We’ve been at a bit of a cross roads lately. Are you wondering about disciplining your toddler? This post might help.
Aru has recently come to this stage where he doesn’t like getting into the pram. Apparently he wants a standing ride. We’d have to distract him or offer a sultana.
He fights diaper changes and we’d gotten pretty creative with tricks on keeping him distracted.
Super clingy (I know this is a 12-14 month phase) and I could barely cook a single dish because he’d be pulling my pyjama pants down.
I was starting to get worse and we were doing interesting things…
I’d avoid walking in front of him while he ate dinner to stop him from getting agitated.
We’d give him bikkies to start car rides.
And every time he’d come to my pants, I’d offer him a new kitchen utensil to spare my pyjama shame.
So naturally, I started looking online for how to raise toddlers. Perhaps there was something that could make this trying time a bit easier. I had a whole book list on Amazon ready to order (but the shipping killed me so I couldn’t hit buy).
Then I went to the library and chanced up a book called Bringing Up Bébé. I’m always a bit skeptical about taking on 100% advice from books – so I tend to read with caution. The hugest difference (I’m only at page 88) that I’ve observed is the response towards crying.
When Aru is crying, we try and pacify him within 10 seconds. Especially after having read Happiest Baby On The Block. It’s a habit which has stuck. Quite frankly, we don’t like hearing Aru cry. I’m sure we’re not the only ones.
But Bringing Up Bébé suggests waiting. Letting them work out their frustrations and enabling them to pace through it. Rather than immediately solving their problems for them. Strategically, this made sense to me. After all, by melding into their demands, we’re teaching them that this is how the world works. When that is really not the case.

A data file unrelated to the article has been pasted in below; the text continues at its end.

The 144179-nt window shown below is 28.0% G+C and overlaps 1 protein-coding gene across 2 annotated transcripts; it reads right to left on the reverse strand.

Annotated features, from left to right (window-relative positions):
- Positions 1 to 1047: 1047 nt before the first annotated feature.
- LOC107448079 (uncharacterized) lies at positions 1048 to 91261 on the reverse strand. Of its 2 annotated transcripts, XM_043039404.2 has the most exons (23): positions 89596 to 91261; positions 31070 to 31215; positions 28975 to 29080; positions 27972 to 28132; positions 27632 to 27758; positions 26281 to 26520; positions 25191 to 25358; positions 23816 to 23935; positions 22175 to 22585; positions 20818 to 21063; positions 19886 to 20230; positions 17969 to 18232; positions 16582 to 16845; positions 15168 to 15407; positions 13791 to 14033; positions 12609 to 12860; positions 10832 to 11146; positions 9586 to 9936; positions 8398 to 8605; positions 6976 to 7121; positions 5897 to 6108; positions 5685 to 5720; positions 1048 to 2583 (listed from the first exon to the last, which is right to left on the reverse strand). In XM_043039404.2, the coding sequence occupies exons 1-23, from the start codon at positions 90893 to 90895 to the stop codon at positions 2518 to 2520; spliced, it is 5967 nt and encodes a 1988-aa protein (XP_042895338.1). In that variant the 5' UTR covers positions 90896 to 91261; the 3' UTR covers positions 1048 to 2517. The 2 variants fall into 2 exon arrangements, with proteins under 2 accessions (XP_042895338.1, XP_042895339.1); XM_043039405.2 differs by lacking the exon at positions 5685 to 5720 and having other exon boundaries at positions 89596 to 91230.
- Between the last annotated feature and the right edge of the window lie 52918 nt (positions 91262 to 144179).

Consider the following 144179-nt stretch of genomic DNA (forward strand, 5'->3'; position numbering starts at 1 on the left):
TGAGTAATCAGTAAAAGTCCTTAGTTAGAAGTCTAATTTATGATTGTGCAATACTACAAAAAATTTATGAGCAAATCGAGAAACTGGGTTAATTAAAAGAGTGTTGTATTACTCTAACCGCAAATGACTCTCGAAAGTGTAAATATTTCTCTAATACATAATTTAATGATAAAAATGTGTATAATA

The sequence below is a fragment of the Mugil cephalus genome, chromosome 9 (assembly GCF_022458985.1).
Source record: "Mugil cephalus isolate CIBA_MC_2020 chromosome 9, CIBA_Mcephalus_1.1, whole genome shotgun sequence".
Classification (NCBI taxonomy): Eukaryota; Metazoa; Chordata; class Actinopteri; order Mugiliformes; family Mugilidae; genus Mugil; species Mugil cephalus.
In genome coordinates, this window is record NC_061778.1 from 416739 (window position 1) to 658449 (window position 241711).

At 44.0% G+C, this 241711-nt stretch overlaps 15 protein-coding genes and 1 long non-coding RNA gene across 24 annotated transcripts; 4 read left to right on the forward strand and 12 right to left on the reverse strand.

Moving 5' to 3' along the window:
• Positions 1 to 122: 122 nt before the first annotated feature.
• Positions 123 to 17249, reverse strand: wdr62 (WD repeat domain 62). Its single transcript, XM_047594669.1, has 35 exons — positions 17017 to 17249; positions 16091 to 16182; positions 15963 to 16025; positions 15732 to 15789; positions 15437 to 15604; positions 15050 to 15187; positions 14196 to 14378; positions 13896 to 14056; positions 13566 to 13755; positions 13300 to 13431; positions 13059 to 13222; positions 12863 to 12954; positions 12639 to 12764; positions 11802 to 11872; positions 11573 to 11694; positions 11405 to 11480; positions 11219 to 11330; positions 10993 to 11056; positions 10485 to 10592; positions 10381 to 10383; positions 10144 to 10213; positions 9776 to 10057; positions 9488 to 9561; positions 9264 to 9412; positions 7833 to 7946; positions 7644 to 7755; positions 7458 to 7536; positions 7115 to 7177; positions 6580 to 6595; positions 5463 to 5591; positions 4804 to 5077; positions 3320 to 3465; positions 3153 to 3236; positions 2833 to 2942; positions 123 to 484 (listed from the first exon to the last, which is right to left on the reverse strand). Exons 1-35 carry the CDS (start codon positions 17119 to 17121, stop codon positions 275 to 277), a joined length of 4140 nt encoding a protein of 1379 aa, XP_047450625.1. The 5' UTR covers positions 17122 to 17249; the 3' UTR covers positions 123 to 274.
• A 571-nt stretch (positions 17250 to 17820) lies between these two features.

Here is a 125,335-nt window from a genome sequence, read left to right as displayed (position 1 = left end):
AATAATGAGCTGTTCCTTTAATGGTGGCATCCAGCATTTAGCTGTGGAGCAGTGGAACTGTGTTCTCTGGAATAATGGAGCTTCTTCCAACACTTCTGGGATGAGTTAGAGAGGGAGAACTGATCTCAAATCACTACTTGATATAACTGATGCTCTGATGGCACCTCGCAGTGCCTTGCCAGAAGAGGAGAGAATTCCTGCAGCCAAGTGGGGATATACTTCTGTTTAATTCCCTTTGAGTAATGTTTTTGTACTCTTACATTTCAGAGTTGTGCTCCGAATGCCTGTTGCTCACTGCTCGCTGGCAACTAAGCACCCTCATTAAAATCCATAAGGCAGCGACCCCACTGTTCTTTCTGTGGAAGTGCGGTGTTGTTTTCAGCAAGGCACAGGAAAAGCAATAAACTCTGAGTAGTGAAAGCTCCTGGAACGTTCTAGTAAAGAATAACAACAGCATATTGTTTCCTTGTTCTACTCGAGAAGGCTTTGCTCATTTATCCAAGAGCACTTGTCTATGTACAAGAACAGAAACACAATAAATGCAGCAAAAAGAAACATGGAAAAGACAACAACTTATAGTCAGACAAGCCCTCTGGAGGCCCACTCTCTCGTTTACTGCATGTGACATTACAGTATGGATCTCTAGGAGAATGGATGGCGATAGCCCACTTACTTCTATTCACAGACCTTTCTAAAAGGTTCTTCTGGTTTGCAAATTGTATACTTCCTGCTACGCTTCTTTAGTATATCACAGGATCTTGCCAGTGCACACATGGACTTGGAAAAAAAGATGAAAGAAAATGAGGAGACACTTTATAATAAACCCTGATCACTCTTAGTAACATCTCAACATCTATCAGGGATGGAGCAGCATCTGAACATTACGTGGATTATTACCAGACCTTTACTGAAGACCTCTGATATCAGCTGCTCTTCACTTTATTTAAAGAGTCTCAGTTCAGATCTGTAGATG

Babies understand. Teaching them patience, how to work through their frustrations and removing instant gratification is preparing them for life. It’s not saying that there is no love, no hope, no happiness. It’s saying that there is all this. Both sides to everything.
We’ve only started yesterday and I’ve started to see little changes in Aru. It’s hard for us to know when to take the call. To see his little tears and know we have to let him have a little cry and understand that we can’t pick him up all the time. But I can see him distract himself. Accept the situation and continue on. We give him abundant love when the moment feels right.
As with all things, we’re forging our way through, doing what seems to make sense and hoping for the best. Hopefully we raise a wise, accepting child who also questions and sees the world with so very much potential.
Side notes – I wish I’d read this book sooner.
Other side note – Our research is so English language biased, I used to think best reviewed books on Amazon would be ideal, but now I know that it’s not about the American mainstream (because they’re the buyers dominating the Amazon reviews). It’s about learning from a global culture that is working for us.